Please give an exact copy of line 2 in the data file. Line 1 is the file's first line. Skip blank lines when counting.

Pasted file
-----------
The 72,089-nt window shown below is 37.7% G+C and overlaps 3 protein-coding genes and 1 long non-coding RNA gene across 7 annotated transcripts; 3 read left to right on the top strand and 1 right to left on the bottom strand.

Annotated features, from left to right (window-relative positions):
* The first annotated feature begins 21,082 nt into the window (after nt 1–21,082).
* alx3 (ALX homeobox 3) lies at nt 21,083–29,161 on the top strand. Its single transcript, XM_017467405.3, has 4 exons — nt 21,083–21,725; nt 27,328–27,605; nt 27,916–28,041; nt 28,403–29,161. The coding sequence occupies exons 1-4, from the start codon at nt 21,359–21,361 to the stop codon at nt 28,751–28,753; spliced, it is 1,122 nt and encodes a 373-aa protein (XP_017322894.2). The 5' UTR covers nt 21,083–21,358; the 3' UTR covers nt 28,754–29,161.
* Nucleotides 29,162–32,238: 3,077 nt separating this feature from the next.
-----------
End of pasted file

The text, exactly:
Annotated features, from left to right (window-relative positions):